Cichlid fishes provide one of the most extreme examples for adaptive radiations in vertebrates (Kocher, 2004; Salzburger and Meyer, 2004; Kuraku and Meyer, 2008; Henning and Meyer, in press). More than 2000 species have evolved during the last few million years in the Great Lakes of East Africa (Meyer, 1993; Salzburger et al., 2005; Elmer et al., 2009). With >250 endemic species in Lake Tanganyika, >800 species in Lake Malawi and >500 species in Lake Victoria, these are the largest adaptive radiations in vertebrates (Meyer et al., 1990; Stiassny and Meyer, 1999; Kocher, 2004; Henning and Meyer, in press). Lake Tanganyika is maximally 7–8 million years old, and is the oldest of these lakes (Sturmbauer et al., 1994). Lake Malawi is younger at about 2–4 Million years and the current form of Lake Victoria is probably less than 100,000 years old. These young species, particularly of Lakes Malawi and Victoria are both extremely young, yet spectacularly diverse in morphology, coloration and behavior. Since most species of Lakes Malawi and Victoria can be hybridized in the laboratory for forward genetic studies, we referred to them to be “natural mutants” that can be used for studying genomic diversification by natural and sexual selection (Meyer, 1993; Meyer et al., 1993, 1995; Kuraku and Meyer, 2008; Henning and Meyer, in press). A large body of work, including transcriptome sequencing (Salzburger et al., 2008; Lee et al., 2010; Baldo et al., 2011; Gunter et al., 2013), BAC library construction (Lang et al., 2006), candidate gene sequencing (Terai et al., 2002, 2006; Hofmann et al., 2009; Fan et al., 2011), and microarrays (Gunter et al., 2011; Loh et al., 2013), has been conducted in an effort to study the molecular basis of the adaptive radiation of African cichlid fishes (reviewed by Fan et al., 2012).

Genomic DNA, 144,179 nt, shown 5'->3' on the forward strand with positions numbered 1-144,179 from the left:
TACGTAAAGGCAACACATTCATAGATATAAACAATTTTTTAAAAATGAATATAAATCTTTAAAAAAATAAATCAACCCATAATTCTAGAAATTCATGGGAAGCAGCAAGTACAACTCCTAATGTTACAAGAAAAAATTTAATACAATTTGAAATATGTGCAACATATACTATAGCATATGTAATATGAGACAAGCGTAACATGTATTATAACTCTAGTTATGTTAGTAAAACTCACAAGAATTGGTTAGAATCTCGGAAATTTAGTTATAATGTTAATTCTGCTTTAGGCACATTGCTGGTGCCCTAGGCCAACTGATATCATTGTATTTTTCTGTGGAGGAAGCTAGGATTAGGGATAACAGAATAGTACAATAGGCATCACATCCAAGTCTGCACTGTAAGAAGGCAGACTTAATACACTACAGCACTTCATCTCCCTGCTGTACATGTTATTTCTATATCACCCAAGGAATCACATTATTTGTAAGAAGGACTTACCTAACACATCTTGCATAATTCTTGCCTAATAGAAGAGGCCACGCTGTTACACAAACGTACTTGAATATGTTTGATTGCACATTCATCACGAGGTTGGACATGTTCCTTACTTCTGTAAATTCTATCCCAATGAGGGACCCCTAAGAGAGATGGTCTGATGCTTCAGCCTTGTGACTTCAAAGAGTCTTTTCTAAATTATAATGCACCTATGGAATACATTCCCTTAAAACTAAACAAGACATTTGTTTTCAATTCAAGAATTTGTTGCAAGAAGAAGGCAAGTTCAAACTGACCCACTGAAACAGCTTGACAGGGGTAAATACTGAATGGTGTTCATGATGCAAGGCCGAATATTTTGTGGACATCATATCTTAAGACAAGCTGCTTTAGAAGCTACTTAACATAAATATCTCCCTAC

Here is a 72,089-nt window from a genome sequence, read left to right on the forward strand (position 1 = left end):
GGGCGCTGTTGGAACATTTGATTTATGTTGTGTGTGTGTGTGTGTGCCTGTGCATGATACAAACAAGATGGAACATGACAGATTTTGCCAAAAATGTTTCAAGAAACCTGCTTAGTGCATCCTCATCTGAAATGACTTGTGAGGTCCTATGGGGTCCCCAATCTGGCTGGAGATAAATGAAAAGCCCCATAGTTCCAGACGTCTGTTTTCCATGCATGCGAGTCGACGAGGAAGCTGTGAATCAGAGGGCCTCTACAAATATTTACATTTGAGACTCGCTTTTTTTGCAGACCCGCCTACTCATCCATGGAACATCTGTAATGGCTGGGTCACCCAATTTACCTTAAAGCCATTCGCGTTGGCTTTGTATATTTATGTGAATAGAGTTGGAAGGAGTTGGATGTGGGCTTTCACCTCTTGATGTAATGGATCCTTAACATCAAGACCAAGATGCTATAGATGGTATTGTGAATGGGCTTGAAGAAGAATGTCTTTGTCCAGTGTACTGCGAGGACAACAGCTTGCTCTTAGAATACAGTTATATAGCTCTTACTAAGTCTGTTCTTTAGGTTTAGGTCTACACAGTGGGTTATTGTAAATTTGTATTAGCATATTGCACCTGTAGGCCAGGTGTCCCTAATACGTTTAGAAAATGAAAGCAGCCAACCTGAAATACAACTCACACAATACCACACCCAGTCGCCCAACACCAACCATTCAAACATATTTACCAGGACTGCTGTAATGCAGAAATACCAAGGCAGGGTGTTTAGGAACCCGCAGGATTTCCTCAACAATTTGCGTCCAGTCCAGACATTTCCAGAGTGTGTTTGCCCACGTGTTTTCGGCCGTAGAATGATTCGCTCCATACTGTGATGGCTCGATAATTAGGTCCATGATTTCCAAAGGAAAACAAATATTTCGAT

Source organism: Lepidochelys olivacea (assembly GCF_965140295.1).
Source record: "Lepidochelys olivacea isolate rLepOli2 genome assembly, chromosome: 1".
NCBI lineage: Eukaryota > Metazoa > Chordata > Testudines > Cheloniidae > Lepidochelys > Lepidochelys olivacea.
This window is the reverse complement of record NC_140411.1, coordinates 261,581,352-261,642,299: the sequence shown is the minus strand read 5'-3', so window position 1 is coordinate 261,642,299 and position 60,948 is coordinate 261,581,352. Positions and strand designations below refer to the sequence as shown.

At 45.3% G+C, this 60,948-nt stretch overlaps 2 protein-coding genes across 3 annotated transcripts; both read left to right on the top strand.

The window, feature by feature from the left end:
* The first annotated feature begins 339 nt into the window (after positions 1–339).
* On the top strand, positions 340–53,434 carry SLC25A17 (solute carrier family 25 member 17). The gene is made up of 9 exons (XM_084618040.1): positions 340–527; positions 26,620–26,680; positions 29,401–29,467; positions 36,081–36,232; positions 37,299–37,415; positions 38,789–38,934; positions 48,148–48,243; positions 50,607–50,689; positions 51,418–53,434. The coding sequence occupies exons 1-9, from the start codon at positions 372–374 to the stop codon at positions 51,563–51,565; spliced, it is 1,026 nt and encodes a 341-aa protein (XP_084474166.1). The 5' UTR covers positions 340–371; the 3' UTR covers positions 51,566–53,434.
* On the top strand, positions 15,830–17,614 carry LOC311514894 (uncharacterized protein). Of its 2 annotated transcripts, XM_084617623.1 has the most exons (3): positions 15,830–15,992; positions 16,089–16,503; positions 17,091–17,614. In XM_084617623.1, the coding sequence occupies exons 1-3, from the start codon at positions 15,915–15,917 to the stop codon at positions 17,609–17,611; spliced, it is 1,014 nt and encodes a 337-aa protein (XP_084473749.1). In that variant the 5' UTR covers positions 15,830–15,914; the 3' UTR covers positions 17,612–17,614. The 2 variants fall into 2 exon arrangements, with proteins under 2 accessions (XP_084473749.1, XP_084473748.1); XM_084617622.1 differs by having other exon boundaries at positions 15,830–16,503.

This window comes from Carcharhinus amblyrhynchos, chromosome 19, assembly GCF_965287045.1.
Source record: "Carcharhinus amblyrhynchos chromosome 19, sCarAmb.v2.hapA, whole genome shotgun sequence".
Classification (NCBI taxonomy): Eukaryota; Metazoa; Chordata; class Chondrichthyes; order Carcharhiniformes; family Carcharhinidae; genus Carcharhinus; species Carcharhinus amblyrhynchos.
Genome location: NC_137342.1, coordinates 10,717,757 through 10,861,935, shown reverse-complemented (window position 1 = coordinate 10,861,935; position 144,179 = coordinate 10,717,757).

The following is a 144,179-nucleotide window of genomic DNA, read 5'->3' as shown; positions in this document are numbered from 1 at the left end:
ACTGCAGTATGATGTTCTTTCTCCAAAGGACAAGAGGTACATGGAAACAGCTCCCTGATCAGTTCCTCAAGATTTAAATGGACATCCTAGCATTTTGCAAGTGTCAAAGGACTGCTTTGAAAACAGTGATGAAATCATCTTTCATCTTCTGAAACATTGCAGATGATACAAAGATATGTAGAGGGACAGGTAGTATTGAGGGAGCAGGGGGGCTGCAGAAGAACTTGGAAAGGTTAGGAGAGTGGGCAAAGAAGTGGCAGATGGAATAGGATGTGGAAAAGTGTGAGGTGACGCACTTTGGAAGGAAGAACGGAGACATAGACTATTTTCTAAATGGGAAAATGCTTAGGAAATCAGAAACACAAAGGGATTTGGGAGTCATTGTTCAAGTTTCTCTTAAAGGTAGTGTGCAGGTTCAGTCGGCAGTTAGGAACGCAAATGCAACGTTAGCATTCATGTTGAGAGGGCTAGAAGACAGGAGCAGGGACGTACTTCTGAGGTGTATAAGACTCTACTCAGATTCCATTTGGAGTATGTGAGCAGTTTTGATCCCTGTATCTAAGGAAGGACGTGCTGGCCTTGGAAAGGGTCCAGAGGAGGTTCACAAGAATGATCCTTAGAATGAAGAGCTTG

Recently, the cichlid genome consortium sequenced five African cichlid genomes, including the Nile Tilapia (Oreochromis niloticus), Neolamprologus brichardi (endemic to Lake Tanganyika), Astatotilapia burtoni (lives in and around Lake Tanganyika), Metriaclima zebra (endemic to Lake Malawi), and Pundamila nyererei (endemic to Lake Victoria) (Brawand et al., submitted). The analysis of these five African cichlid genomes shows that their rapid evolution is associated not with one, but with multiple mechanisms, including an excess of gene duplications, transposable element expansions, fast evolution of conserved non-coding elements, and the evolution of novel micro RNAs (Brawand et al., submitted). However, genomic work on cichlid diversification has lacked so far a comprehensive comparative analysis of large-scale genomic variation. Ordered by size, genomic variation can take on the form of single nucleotide polymorphisms (SNPs), short insertions and deletions (indels), and larger structural variation (SVs, normally > 50 bp). Furthermore, SVs can be classified as insertions, inversions, deletions, duplications and translocations (Alkan et al., 2011a). The advent of next generation sequencing (NGS) technologies has revolutionized the study of genomic variation (Alkan et al., 2011a), as high-density maps were generated for various model systems. Such maps, reveal the presence of a wide spectrum of variation and are of important for gaining a deeper understanding of phenotypic diversification and speciation from a genomic perspective (Quinlan et al., 2010; Elmer and Meyer, 2011; Mills et al., 2011b; Zhan et al., 2011; Jones et al., 2012b; Feulner et al., 2013; Zichner et al., 2013). For example, recent studies have shown that adaptive evolution in three spine stickleback is associated with the reuse of standing variations, but also with SVs such as chromosomal inversion and deletions (Chan et al., 2010; Jones et al., 2012a,b; Feulner et al., 2013).